“As machine intelligence advances,” Smart explained, “the first response of humans is to offload their intelligence and motivation to the machines. That’s a dehumanizing, first-generation response. Only the later, third-generation educational systems will correct for this.””
It’s not hard to imagine how the less confident students, despite moving in a forum that promised connections galore, might grow more isolated, revving the cycle all over again.
I find these results oddly heartbreaking. It seems an irony typical of the Internet that the people who feel safest expressing themselves online actually damage their social standing when they do so. Not because they’re somehow opting out of the real world, as Facebook critics like to insist, but because they are lulled into relaxing their facades. Cheery icons and a shiny, sanitized format make it easy to project the friendliness of a diary onto the Facebook community. Yet the site doesn’t “change” your audience so much as disguise it. Those with low self-esteem may treasure Facebook because it eliminates situations in which social feedback is inevitable (whereas you can’t help seeing your friend’s aggrieved expression when you slip up in person). But you need live feedback to teach you to navigate relationships with grace.
We’ve heard how Internet anonymity—or the illusion of it—can give people license to act like boors. Yet it seems we’re less attuned to the dangers of seeing other Internet users as anonymous or unreal. Social networking sites, with their endlessly personalized apps, can sometimes feel less like meeting places than giant mirrors (Facebook for me has always had the echoey effect of a mansion that a crowd of partiers has just vacated.) Amanda Forest’s study should remind us that when we’re online, for better or for worse, we’re not alone.”
“That’s the real problem with attempting to make sense of 9/11 using social media: The former requires deep thought while the latter feeds on immediacy. Ten years and millions of articles after 9/11, we’re still trying to come to terms with what happened that day. We’re still sifting through the debris and our collective emotions in order to find whatever it is we lost, or to explain why things are the way they are now. I have a hard time believing 9/11 tweets or Facebook updates would have changed any of that for the better. And by now they’d be forgotten anyway, buried under 10 years of more shouting into the abyss.”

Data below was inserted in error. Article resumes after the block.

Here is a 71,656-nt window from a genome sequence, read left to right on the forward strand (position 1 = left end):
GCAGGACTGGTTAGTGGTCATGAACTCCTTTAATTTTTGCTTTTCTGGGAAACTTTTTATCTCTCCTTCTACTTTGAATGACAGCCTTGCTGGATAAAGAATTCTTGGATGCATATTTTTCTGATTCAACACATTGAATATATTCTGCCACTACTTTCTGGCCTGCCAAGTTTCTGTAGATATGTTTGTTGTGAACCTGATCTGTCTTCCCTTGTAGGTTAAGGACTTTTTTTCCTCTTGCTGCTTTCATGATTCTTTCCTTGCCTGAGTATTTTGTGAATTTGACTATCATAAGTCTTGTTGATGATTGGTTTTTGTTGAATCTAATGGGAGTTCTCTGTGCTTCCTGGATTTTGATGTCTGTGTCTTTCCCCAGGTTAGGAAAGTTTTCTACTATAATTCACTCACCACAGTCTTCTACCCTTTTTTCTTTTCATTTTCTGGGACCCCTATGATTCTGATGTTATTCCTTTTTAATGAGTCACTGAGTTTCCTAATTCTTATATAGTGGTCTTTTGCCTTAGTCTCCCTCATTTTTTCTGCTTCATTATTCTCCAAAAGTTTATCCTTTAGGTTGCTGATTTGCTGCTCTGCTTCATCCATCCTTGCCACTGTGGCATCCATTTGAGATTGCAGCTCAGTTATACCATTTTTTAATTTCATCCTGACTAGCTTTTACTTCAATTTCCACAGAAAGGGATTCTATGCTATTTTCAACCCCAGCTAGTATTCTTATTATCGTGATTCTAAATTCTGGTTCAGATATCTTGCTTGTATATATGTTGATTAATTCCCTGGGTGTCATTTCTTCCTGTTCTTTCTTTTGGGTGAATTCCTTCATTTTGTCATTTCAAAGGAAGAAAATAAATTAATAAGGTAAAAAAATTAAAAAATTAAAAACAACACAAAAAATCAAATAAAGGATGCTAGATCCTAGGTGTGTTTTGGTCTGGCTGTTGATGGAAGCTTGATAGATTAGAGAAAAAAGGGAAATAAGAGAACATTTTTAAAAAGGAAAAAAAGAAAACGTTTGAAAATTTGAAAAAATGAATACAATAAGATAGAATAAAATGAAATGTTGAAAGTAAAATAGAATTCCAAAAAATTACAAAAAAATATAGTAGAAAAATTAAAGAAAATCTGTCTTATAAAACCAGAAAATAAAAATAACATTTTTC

“The Egyptian people have proven time and again that they are leading digital activism innovation, that they are heroic stewards of their own revolution and their own freedom. We in the West need to learn that there is not always a role for us and if our help is needed we must act with humility and in subordinate roles. It doesn’t matter if technology efforts like Wathiqah make us in the West feel good or helpful or part of a moment in history. When the creation of these projects draws attention and potential resources away from home-grown efforts, when it causes fragmentation, we need to have the humility to step back. Because, in the end, it’s not about us.”
“Most of narcissism’s critics, however, do not evince much concern for its sufferers, whom they regard with more Schadenfreude than pity. They just find all this expression of ego to be grating, gauche, and borderline immoral—like wearing tights as pants, talking during movies, or being Snooki. This is our new cultural mini-monster, somewhere down the scale from terrorists and pedophiles, in the general vicinity of Charlie Sheen and those people who go nuts during American Idol auditions: the Raging Narcissist. Press coverage of that music study conveys the sense that a song like Keri Hilson’s “Pretty Girl Rock”—whose refrain runs, “Don’t hate me cause I’m beautiful”—is a substantial threat to the nation’s soul.”